Giddy up: Snow polo on deck
With an international field of players and a string of 20 polo ponies provided by a New Castle ranch, the fifth annual World Snow Polo Championship returns to Aspen’s Wagner Park (Polo Grounds) this weekend.The field is four teams strong – Hotel Colorado, Roaring Fork, L’Hostaria and Chase – with qualifying games on Saturday and the finals and consolation finals on Sunday.Wagner Park will be groomed with snowmobiles to make a suitably smooth playing surface that is ringed by snow-fencing. And the polo ponies, fitted with specially cleated horseshoes to provide traction, will provide the power.
“The park’s in great shape,” said Barry Stout of Stout Ranch, who will be playing with the Hotel Colorado team and providing the polo ponies. “We’ve got an international field of players this year, and it’s going to be a great event.”The defending champion Land Rover team from England is not returning this year, Stout said.”Most of these players are players who play all over the world,” Stout said. “So it’ll be competitive, for sure.”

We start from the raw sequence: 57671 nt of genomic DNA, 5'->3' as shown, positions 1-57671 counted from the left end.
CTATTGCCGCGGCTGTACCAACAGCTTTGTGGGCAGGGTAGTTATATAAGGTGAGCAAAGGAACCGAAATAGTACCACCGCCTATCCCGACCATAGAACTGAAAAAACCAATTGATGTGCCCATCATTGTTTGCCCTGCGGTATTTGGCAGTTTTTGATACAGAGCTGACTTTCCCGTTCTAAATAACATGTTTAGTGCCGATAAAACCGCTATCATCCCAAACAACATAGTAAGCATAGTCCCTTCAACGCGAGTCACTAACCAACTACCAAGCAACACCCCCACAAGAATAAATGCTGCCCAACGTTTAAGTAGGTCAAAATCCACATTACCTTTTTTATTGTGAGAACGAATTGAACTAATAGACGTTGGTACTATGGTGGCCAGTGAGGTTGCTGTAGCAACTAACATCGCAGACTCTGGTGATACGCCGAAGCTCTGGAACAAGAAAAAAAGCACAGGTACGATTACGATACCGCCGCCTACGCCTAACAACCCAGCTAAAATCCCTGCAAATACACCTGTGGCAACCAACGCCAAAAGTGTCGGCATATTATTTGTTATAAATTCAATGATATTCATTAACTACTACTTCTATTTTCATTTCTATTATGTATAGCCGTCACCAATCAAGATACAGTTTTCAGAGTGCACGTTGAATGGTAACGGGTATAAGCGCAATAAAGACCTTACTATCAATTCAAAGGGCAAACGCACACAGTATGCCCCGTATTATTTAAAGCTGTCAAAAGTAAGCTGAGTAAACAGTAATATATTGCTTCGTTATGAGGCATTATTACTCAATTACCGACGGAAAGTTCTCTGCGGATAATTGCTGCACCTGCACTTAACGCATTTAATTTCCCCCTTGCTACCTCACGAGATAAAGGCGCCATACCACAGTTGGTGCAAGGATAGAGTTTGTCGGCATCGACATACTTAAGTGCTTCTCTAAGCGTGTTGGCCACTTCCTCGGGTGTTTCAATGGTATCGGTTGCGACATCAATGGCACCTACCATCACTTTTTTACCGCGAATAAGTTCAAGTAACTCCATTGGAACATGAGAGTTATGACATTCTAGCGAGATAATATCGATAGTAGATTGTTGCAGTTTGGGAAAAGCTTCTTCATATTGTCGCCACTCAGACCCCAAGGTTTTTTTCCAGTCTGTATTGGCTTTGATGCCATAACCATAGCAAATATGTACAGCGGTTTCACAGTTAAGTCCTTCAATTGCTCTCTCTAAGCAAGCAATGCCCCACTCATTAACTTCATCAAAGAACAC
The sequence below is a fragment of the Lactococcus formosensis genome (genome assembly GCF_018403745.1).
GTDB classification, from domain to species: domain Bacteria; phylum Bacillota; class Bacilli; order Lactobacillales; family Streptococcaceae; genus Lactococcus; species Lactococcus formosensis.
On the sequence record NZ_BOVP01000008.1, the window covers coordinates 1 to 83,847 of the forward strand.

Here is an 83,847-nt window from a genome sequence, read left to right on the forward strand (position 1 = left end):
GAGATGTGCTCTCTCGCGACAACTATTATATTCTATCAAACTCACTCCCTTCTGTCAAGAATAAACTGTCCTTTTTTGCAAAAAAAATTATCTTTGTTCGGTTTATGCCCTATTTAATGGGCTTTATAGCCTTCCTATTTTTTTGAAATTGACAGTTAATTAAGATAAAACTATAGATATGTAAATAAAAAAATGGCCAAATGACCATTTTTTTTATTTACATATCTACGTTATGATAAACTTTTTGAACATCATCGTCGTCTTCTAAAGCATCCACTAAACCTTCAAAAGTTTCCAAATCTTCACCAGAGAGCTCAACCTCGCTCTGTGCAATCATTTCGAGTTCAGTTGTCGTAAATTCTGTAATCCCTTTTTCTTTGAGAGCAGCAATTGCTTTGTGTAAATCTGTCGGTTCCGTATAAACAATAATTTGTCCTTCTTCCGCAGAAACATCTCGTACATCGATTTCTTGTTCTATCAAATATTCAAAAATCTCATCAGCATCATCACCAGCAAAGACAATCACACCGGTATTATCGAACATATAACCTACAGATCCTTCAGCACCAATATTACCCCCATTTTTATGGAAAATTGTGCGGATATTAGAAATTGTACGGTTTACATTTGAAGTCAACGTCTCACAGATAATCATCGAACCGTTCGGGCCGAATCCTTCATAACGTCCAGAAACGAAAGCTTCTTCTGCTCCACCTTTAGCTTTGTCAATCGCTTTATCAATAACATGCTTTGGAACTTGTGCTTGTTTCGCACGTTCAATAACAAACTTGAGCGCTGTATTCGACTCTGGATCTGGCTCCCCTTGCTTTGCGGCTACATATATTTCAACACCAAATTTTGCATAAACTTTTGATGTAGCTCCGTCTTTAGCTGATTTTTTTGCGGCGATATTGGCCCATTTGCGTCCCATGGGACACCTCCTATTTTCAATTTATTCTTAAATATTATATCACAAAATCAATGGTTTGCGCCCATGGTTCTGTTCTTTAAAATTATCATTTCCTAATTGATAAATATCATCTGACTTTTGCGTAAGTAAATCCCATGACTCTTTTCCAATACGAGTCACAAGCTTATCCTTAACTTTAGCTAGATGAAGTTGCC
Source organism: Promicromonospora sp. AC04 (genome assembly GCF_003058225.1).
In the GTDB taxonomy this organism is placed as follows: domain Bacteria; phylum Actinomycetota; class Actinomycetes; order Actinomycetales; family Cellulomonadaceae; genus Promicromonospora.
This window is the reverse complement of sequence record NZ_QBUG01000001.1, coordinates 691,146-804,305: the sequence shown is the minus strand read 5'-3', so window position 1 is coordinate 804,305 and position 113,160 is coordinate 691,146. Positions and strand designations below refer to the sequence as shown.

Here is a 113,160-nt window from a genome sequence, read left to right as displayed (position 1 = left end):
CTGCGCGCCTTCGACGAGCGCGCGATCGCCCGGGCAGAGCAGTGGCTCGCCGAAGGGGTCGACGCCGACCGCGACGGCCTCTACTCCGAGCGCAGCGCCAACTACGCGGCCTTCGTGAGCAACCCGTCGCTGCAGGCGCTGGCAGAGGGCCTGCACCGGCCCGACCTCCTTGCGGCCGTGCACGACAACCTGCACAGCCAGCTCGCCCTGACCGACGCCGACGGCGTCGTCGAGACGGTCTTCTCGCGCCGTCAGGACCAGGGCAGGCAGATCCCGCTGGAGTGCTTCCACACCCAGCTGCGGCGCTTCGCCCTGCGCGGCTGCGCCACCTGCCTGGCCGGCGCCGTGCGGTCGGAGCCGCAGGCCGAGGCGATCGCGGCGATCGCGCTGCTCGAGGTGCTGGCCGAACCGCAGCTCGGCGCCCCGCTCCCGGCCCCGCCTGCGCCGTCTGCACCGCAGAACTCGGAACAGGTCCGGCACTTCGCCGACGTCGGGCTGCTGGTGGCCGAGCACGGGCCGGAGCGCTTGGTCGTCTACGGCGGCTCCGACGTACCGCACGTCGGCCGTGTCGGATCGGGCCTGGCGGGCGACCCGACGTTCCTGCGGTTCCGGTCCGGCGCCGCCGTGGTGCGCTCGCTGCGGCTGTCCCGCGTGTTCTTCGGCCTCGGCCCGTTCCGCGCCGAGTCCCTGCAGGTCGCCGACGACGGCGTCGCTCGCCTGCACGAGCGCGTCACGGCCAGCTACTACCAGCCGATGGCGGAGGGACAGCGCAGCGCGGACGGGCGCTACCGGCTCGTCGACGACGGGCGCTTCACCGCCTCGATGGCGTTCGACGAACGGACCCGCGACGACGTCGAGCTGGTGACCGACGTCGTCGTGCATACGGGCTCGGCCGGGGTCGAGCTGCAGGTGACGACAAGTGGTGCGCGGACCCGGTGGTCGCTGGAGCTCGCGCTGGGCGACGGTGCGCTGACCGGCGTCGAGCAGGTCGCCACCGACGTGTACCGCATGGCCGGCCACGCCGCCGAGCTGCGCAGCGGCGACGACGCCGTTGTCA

Other players include Melissa Ganzi, Mark Ganzi, Juan Bellini, Tom Taylor, Cali Garcia, Vaughn Miller, Tom Goodspeed and Jim Parr.The rules of snow polo call for three players per team (as opposed to four in the regular turf version of polo), with each game consisting of four chukkers, or periods.The team that shoots the ball – a larger, inflated red ball in this case – into their opponents’ goal the most wins.
“It’s basically polo rules but it’s on a smaller field rather than the regular 10-acre field,” said Stout.The history of polo in the Roaring Fork Valley dates back to the early 1890s, with the earliest games played in Glenwood Springs. Snow polo started in St. Moritz and was brought to Aspen in the late 1990s.
Despite being a big star, Norway’s Henrik Kristoffersen has frequently connected with the young AVSC athletes while training at Aspen Highlands over the years.